AGING IN STYLE | Sorting out our stuff

Do I love it? Do I need it? Do I use it?

Overheard in a coffee shop in Seattle: “Sunday used to be family day. Now we spend it sorting our basement and garage; we’re trying to get rid of stuff.”

Stuff! The treasures we’ve collected along the path of life. We love, hate, or need our stuff. Often, we don’t know why the heck we bought things in the first place!

Whether downsizing or just sick of the clutter, eventually we are faced with the task of dealing with our stuff. It can be an emotional and physical ordeal. Some declare, “It’s the hardest challenge I’ve encountered.”

Sorting a lifetime of possessions means making decision after decision about what to keep and what to let go. All the while, we’re taking an emotion-filled walk down memory lane.

Decluttering and sorting is physically demanding, but it’s the emotional piece that really wears on you. This leads to bouncing from place to place; never completing anything.

Don’t despair! There are strategies for conquering the chaos without losing your cool.

Remember the adage, “The best way to eat an elephant is one bite at a time”? This philosophical insight is especially applicable to the challenge of downsizing your home. Develop a strategic approach and break it down into manageable tasks. This will keep you from being overwhelmed.

Keep your eye on the prize

In a sentence or two, jot down your thoughts about why you want to declutter and downsize. Include mental images of the outcome and the positive feelings you’ll experience. Everyone’s motivation is unique and outcomes will differ.

Here’s an example: “I want to tidy up so that I am surrounded only by the things I truly love, need, and use. If I choose to downsize, moving will be easier. At that point, I’ll be living in a more efficient, easier-to-maintain home, which will allow me time to travel.” In a nutshell, the why/benefit: “LESS STUFF = FRENCH RIVIERA”. This equation works for me!

Keep work sessions short

Grab the kitchen timer or use the timer on your phone. Create a motivational musical playlist; my purging song list includes “Let It Go” and “Another One Bites the Dust.”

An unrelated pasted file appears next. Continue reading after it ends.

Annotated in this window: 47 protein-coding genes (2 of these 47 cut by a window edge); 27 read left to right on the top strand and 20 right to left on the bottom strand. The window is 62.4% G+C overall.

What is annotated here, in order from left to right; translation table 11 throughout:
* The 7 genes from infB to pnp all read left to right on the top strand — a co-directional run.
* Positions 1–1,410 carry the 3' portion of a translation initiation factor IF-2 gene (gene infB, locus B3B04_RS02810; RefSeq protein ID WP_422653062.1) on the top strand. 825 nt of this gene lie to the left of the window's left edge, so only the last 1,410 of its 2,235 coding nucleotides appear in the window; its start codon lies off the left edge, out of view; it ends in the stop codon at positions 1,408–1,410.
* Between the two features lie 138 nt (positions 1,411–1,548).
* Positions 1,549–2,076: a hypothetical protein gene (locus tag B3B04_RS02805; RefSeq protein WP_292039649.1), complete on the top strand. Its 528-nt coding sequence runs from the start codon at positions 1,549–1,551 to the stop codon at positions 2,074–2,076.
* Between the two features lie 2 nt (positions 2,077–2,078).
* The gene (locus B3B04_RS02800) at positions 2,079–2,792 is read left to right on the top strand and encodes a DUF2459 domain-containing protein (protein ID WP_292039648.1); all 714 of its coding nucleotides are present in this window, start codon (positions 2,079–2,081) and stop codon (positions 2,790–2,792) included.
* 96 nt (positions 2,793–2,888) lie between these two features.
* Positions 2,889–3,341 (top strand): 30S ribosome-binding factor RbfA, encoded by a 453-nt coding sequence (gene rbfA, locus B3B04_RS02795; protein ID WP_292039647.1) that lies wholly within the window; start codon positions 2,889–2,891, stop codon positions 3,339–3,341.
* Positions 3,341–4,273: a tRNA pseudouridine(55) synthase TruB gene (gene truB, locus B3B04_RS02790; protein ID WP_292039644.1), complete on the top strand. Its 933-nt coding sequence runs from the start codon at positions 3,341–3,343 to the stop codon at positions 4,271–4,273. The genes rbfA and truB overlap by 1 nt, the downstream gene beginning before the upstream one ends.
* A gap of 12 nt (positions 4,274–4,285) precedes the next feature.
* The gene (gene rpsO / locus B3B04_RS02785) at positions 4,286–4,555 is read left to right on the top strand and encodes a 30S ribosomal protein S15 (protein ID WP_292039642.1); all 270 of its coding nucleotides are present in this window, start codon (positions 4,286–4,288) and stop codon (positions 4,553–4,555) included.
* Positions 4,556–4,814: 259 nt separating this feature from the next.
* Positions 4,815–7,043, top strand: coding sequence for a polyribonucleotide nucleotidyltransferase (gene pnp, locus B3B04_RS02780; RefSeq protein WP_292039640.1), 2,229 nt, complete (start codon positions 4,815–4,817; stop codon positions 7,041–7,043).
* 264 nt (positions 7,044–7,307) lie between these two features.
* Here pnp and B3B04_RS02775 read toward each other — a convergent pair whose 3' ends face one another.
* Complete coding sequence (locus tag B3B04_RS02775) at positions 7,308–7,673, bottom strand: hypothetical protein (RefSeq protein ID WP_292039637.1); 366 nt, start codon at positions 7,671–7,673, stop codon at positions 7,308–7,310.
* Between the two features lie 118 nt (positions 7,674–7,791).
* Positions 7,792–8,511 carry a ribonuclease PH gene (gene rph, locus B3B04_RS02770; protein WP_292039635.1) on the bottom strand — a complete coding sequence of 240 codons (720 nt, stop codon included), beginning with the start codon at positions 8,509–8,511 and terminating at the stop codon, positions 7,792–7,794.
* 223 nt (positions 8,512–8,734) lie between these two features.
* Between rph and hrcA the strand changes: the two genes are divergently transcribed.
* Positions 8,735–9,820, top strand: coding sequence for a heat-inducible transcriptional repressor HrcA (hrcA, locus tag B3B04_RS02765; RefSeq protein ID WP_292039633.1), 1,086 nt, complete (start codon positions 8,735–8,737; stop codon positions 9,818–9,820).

Pick an area in which to begin. Perhaps the guest room or a section of your garage? If you’re just beginning, start with “low hanging fruit” and work in an area that’s least likely to tug at your heart strings. You’ll get into a groove before tackling tougher stuff.

Once you’ve chosen an area, pick your starting point. For instance: Begin at the bottom left of a bookcase.

Set your timer for 15 minutes. Only go through the items on that shelf. The items you no longer want, place in a pile. Put the things you’re keeping back on the shelf.

If you can’t decide, ask yourself three questions: Do I love it? Do I need it? Do I use it? If you can’t answer “yes” to at least one of these questions, it’s time to give the item a new life.

When you’ve completed a row, move up, shelf by shelf. When the timer goes off, stop!

Now, it’s time to manage the “don’t want” pile. Is it an item for donation or is it something I need to run by a family member? Create boxes for each category but keep it simple.

As you fill boxes of donation items, move them to your car. Drop them off at a donation site the next time you go out.

Employing this strategy, sorting for 15 minutes and followed by moving the “don’t want” items out of the house, allows you to see immediate progress. You’re motivated to keep going.

If you’re energized, keep working through additional 15-minute sessions until you call it good for the day. No matter how much or little you accomplish, at least you’ve taken one bite out of the elephant. Make a commitment to return to same area the next day and take another bite or two.

Bite by bite, you’ll complete the bookshelf and then move to the dresser setting next to it. Drawer by drawer, you’ll complete that too. By working methodically in small sessions, you’ll complete an entire room. Eventually, zone by zone, the entire home.

When the going gets tough, ask for help

Working strategically certainly helps but, at times, the going will get tough. There is no shame in asking for help. Here’s a tip: Don’t ask anyone who will add an extra layer of challenge. Ask a friend or family member who is focused; someone who is trusted and understands and supports your goals.

At times, “to keep or toss” decisions will be hard. Friends and family can play the devil’s advocate. They can also provide physical and moral support.

Generally, people will want to help. If you can’t find anyone, locate a nearby professional with a web search. The National Association of Professional Organizers’ website is; the National Association of Senior Move Managers is found at

Karen Pfeiffer Bush is a senior living specialist and owner of two Seattle-based companies, Studio 65 Design ( and Housewarming ( Contact Karen at (206) 719-1662 or email her at